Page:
Freeing Up Spectrum for Rural Broadband
On Jan. 26, Wilmington, N.C., rolled out a wireless network that links security cameras and offers Internet access in public parks. No biggie. Networked cameras and free Internet are common. What’s different in Wilmington is the radio bands the network runs on: unused television channels known as “white spaces” that separate stations.
The Wilmington experiment shows the potential benefit of a measure tucked into the payroll tax cut law signed by President Barack Obama on Feb. 22. The Federal Communications Commission created the white spaces between channels decades ago to prevent stations from interfering with each other, ensuring that, say, The Cosby Show in Washington wasn’t compromised by The Simpsons on the same frequency in Baltimore. The new law opens up the white space channels for “unlicensed” use.
Unlike the spectrum controlled by carriers such as AT&T and Verizon Wireless, which is reserved for specified companies, unlicensed bandwidth is open to any user with an approved device. Wi-Fi, microwave ovens, baby monitors, and cordless phones all use frequencies that the industry calls the “junk band.” These radio waves can’t easily penetrate walls and are hard to maintain over long distances. The TV frequencies where the white space is located, by contrast, carry long distances and remain strong even inside buildings.
Since rural areas have fewer TV stations, opening up white space could prove a boon to rural wireless Internet providers, which have struggled to provide service using a more robust version of Wi-Fi. An FCC spokesman says several companies are developing devices that carriers could use to deliver broadband data using white space (Wilmington has one). The new spectrum makes it easier for rural carriers to provide service because “the unlicensed frequencies available today can be stopped by a single leaf,” says Forbes Mercy, vice president of the Wireless Internet Service Providers Association, an industry group.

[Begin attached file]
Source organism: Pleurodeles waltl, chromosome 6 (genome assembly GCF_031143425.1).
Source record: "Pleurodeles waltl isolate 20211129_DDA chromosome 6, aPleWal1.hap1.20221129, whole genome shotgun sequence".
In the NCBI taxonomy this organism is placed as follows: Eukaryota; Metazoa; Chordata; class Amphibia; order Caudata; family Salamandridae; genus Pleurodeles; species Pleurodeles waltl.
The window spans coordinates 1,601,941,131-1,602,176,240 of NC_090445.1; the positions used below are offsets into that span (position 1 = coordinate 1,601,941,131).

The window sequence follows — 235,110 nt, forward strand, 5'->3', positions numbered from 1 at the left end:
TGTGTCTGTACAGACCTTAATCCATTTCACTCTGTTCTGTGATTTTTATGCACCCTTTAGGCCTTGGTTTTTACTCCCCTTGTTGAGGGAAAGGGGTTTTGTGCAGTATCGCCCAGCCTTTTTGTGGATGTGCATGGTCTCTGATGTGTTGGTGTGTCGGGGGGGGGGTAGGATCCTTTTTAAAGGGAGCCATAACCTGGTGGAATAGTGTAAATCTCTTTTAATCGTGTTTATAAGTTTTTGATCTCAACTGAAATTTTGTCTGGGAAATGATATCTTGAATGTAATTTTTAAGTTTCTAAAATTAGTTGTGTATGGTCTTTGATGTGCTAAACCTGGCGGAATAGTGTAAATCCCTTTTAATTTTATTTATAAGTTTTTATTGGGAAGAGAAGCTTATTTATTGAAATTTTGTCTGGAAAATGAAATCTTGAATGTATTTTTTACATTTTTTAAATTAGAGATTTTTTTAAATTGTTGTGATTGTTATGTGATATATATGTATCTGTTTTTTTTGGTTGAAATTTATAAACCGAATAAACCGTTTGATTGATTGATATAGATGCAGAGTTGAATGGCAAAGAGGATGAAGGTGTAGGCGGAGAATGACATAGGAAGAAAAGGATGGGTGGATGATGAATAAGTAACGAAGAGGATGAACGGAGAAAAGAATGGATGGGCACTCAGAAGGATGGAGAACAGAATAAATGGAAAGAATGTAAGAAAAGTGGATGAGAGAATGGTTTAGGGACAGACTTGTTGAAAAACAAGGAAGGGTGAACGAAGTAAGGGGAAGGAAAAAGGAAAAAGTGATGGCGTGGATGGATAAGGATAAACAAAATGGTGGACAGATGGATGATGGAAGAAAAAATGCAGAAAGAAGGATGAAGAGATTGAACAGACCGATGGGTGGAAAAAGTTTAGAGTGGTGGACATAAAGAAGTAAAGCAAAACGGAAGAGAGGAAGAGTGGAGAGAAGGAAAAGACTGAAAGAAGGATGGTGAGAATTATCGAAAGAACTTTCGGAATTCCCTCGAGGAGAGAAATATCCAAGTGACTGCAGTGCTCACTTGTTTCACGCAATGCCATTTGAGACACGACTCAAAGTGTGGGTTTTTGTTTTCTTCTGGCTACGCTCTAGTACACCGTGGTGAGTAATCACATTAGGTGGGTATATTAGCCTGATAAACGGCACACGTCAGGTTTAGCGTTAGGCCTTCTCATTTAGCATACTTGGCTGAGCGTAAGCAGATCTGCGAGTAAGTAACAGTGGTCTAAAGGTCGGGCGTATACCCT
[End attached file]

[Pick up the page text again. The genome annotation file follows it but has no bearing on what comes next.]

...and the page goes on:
While that could foster a new class of challengers for wireless giants, the payroll tax law also gives the likes of AT&T and Verizon something they’ve long sought: access to other parts of the regular TV spectrum. This will be divvied up via auctions in which stations will receive a share of the money wireless carriers pay for licenses, a move aimed at persuading broadcasters to give up frequencies.
The FCC has indicated it’s concerned about the dominant role AT&T and Verizon play. The two giants control two-thirds of similar frequencies that were auctioned in 2008. In various statements, FCC officials have said they may seek to limit how much spectrum the biggest carriers can buy in the new auctions. AT&T and Verizon say additional spectrum is key to their plans for providing service. In an e-mailed statement, AT&T’s external affairs chief, James Ciccone, raised the possibility of a court challenge to any FCC effort to limit his company’s participation.
The wireless carriers say only companies with exclusive spectrum licenses would spend the kind of money needed to create robust wireless data networks. Especially in sparsely populated areas, big carriers say it doesn’t pay to build infrastructure without some guarantee of exclusivity. The new auctions will lead to “faster, more ubiquitous wireless broadband service,” CTIA–The Wireless Association, an industry group, said after the House passed the payroll tax bill on Feb. 16.
Yochai Benkler of the Berkman Center for Internet & Society at Harvard counters that it would be more efficient to open up spectrum to any use, which could lead to more innovations like the development of Wi-Fi in the junk band. The carriers often cite data from Cisco predicting 78 percent annual growth in data traffic to tablets and smartphones through 2016. Benkler, though, points to ComScore research showing that Wi-Fi is responsible for much of that growth: iPhone users get 47 percent of their data via Wi-Fi and iPad users get 91 percent. With the new legislation, Congress has made it possible for something similar to happen with the higher-quality frequencies reserved for TV today. “There’s this deep-seated idea that spectrum is like pipe,” Benkler says. “It was a decent idea 70 years ago, but it’s no longer correct.”